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  • Writer's pictureCherie Larson

Navigating Business Vehicle Expenses



Do you own or use a car in your business? What about your employees? There can be a lot of confusion over what is allowed and/or required. The start of the new year is a great time to figure this all out. Regardless of whether you or your employees use a company car or personal vehicle, several facts remain constant:


  • Any mileage or related expenses you want to deduct must be documented for audit purposes. Travel “To” and “From,” “Date,” “Miles,” and “Purpose” are all important details to back up your deduction.

  • Personal usage is not deductible by the business. If it is reimbursed or expensed, it becomes taxable income to the recipient and goes onto their W-2.

  • Mileage commuting from home to work and back is never a business expense.


Have you considered having your company rent or own your vehicle? If the primary use of your car is for business purposes, this may be beneficial. You will still need to keep track of your personal miles, as well as all of your expenses for gas, repairs, and maintenance.


While having your company own your vehicle, there are additional financial considerations. If you borrow money to purchase the vehicle, the interest rate is usually higher. You will also need business auto insurance rather than personal insurance, which can be more expensive. There may be numerous tax advantages, so it is best to talk to your tax professional to see what is best for your business. Learn more about deducting expenses for business vehicle use!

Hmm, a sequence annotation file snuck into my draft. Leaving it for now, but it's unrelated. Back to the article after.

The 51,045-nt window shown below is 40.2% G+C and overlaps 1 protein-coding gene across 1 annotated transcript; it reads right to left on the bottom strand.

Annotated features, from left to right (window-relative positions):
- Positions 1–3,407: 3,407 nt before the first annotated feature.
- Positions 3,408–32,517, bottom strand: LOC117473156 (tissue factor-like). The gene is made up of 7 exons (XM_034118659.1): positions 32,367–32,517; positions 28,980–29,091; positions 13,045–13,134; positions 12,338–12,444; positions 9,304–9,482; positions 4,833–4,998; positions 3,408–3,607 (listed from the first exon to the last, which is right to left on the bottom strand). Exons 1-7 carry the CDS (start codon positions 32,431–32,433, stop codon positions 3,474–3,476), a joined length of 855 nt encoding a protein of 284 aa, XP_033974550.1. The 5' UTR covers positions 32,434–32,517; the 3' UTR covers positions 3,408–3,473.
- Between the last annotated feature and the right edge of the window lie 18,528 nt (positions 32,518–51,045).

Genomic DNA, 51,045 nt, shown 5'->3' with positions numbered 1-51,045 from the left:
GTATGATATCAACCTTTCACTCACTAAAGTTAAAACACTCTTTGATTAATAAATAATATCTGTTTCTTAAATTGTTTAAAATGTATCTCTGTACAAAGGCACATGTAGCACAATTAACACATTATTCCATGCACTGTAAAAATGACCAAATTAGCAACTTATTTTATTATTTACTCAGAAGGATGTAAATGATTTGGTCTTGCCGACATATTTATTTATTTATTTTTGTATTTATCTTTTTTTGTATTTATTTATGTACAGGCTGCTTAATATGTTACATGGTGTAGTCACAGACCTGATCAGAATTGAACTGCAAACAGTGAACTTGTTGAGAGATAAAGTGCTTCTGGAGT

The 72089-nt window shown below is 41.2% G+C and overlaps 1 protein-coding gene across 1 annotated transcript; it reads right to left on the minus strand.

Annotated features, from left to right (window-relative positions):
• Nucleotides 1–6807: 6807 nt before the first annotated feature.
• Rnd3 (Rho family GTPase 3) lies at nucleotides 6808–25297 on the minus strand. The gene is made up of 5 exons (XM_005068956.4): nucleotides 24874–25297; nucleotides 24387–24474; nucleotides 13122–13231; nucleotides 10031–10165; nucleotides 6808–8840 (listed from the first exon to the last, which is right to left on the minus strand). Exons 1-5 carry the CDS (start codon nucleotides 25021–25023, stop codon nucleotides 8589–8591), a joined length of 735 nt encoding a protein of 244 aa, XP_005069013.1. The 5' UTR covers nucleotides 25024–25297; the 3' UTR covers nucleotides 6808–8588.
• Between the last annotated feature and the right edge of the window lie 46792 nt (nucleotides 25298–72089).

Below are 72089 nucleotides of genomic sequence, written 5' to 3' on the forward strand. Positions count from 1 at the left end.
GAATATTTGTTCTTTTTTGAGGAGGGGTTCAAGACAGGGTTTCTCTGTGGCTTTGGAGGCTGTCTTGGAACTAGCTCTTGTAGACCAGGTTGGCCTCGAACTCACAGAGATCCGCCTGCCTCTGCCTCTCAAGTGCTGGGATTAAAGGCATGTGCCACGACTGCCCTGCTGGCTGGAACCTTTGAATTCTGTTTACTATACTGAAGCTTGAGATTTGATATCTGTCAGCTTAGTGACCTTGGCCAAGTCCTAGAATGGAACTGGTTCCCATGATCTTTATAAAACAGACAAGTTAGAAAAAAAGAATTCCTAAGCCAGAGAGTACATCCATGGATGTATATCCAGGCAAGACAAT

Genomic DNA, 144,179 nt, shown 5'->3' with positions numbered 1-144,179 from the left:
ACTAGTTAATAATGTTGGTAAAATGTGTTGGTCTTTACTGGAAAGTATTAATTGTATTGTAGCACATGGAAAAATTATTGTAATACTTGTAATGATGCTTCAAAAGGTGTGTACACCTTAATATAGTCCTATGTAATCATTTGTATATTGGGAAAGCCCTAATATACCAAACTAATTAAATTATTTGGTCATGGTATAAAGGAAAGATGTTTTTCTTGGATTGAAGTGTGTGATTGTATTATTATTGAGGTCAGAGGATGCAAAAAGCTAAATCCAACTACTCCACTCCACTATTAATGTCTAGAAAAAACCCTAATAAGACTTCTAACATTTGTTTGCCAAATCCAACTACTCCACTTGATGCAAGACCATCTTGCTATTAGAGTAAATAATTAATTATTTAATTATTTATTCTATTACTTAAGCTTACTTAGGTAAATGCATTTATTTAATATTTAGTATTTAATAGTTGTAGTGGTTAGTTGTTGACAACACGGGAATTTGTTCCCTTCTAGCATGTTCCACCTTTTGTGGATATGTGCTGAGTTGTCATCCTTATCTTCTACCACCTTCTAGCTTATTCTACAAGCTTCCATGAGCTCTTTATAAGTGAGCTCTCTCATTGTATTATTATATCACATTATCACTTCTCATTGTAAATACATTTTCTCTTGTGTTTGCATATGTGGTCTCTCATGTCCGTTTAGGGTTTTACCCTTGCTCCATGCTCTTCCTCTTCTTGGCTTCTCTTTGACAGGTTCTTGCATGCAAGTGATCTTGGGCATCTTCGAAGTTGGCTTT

If you choose to provide your employees with a company vehicle, their rules for tracking will be the same as yours as the owner. Any personal mileage put on the car becomes a taxable fringe benefit for them. The company may pay for all related expenses such as gas, repairs, and maintenance.


Your employees may be reimbursed for their business driving, but some rules must be followed to avoid unintended tax consequences. If they use their own vehicles, consider the following:


  • As mentioned, mileage must be documented.

  • Any reimbursement to employees above the IRS mileage rate is considered compensation and is taxable.

  • Gas, repairs, and maintenance may be paid in lieu of mileage, but this involves more work. Your employee (or you) will need to track ALL related expenses, the total miles driven in the year, and the percentage of those miles that are business-related. This method requires more record-keeping but could result in a higher amount.

  • Providing an employee a vehicle allowance is taxable compensation to them and must be added to their W-2.

  • It's also wise to include requirements for your employees' driving in your company handbook. This is the place to address things like requiring a valid driver's license, appropriate insurance, refraining from texting while driving, etc.


If you choose to reimburse based on the IRS mileage rate, it is fairly simple. You will take business miles traveled times the current rate (currently $0.67 per mile). See IRS standard mileage rates for 2024.


Assume you drove a personal vehicle 10,000 miles, 3,000 of which are for work purposes. Your total vehicle costs for the year were $9,000.


  • Under the IRS reimbursement rate for 2024, your reimbursement would be $2,010 (3,000 miles * $0.67 mileage rate).

  • Under the actual expense method, your reimbursement would be $2,700 (3,000 miles divided by 10,000 miles is 30%. Then 30% * $9,000 total costs).


In this case, the actual expense method would yield a greater reimbursement, but it does require more calculations. If you plan to reimburse regularly, a year-end adjustment may be necessary.


Like many other issues small businesses face, these decisions are not as straightforward as they appear. Reach out to us today to help you figure out what is best for you and your business!

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